GlaxoSmithKline plc (LON:GSK) (LSE:GSK.L) has a dividend yield of 4.74%. In my view, it has investment appeal due to its diverse operations. I think in an industry where the patent cycle can mean volatile earnings relative to other industries, a consumer goods arm is a benefit to income investors seeking a steadier income. I’m also upbeat about GlaxoSmithKline’s new CEO and the potential for a refreshed growth strategy for the long run.
Aviva plc (LON:AV) (LSE:AV.L) has a dividend yield of 4.35%. Although the company has made good progress in my view with its reorganisation and restructuring, there could be some way to go. This could mean higher profitability and a positive outlook in my opinion. Aviva’s aim of increasing its dividend payout ratio also makes it a good dividend share in my view. I feel it is well placed to become a strong income stock and I’m surprised its dividend yield is still relatively high.
BP plc (LON:BP) (LSE:BP.L) has one of the highest dividend yields I can find among blue-chip shares. It is 6.97% at the moment. Although the oil price could fall and this would probably affect BP’s dividend affordability, I’m optimistic about the prospects for oil. I think gradual rises in demand and a possible extension to OPEC’s supply cut could be good for the oil price. I also think BP has a good asset base which could mean rising profitability in the long run.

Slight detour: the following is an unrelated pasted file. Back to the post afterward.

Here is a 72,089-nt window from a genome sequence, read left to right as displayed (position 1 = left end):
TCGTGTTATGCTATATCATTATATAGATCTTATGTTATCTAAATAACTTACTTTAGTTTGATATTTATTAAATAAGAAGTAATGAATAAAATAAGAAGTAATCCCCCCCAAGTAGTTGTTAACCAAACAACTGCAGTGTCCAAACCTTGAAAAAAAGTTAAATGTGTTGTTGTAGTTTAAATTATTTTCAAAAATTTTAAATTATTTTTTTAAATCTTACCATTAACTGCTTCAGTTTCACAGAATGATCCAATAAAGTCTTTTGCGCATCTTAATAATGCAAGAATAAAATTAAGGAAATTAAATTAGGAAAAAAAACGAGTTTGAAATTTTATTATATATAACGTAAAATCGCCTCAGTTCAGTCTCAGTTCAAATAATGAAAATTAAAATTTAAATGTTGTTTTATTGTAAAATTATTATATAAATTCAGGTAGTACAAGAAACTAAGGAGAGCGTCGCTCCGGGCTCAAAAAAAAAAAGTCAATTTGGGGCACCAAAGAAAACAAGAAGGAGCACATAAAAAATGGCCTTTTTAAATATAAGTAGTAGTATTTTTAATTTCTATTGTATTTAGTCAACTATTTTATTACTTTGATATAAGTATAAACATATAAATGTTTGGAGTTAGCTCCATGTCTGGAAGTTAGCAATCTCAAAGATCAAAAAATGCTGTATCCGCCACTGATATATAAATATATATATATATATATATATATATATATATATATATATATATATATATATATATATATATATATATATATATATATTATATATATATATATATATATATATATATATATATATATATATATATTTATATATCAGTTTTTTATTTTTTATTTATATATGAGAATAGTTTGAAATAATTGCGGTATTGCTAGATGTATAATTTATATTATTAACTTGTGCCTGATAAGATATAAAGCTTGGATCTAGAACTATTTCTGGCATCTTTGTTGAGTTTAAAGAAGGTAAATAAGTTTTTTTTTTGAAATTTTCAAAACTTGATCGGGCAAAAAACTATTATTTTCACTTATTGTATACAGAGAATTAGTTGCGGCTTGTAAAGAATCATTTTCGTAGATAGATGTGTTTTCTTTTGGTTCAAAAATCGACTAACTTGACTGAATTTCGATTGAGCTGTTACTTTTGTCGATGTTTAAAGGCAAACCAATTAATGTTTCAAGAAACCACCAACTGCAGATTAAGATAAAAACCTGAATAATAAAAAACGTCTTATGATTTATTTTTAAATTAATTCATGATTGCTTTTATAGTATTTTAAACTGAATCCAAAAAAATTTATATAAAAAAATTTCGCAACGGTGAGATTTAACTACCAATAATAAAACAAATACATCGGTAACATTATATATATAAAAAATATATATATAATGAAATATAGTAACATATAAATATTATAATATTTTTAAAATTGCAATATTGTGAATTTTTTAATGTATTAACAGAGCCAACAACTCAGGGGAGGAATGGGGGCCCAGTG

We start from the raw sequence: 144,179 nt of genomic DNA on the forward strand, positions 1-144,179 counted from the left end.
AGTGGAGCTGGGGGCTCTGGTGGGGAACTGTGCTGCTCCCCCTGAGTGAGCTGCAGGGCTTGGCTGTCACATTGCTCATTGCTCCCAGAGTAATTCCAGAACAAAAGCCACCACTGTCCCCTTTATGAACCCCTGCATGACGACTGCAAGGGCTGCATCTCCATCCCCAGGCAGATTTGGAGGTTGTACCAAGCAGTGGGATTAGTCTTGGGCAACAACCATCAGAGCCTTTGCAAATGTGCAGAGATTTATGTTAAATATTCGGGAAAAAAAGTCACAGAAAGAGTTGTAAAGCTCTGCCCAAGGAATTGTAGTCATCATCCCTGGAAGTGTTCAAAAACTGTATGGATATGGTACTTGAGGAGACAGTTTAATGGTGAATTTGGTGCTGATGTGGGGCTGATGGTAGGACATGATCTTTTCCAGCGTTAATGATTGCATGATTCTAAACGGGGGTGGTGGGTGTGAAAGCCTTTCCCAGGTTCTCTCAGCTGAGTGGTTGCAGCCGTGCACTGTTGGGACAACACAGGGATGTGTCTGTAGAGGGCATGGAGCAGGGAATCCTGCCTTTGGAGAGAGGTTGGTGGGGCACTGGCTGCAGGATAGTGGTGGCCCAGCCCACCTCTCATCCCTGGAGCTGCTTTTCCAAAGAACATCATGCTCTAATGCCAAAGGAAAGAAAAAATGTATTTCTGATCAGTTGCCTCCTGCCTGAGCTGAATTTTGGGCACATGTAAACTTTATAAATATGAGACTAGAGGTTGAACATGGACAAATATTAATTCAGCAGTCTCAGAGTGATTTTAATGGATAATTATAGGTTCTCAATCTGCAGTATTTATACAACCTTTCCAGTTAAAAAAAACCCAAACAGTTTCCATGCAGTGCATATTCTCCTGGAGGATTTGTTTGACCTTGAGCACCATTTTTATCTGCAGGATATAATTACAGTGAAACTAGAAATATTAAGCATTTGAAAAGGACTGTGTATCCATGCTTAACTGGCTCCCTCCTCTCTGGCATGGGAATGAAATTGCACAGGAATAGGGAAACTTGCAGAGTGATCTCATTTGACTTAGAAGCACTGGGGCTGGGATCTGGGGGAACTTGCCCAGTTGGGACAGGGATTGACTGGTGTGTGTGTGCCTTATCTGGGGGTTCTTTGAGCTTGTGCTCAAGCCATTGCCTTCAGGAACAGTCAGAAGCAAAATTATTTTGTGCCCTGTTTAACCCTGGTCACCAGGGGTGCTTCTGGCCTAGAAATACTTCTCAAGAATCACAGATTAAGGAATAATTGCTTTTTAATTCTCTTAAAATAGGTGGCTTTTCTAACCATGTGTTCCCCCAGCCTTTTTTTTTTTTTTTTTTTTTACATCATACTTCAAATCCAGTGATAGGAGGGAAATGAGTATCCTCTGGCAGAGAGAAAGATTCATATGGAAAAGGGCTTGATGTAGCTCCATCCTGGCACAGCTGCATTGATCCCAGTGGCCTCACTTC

National Grid plc (LON:NG) (LSE:NG.L) is arguably one of the most solid income stocks around. In spite of this, it still has a dividend yield of 4.4%. In my view, this means it has investment appeal. I’m still a bit uncertain about the outlook for UK share prices because of Brexit, so I’m optimistic about the prospects for relatively defensive shares. I’d class National Grid shares as relatively defensive owing to their relatively stable business model. Therefore, I’m bullish on the company’s share price prospects.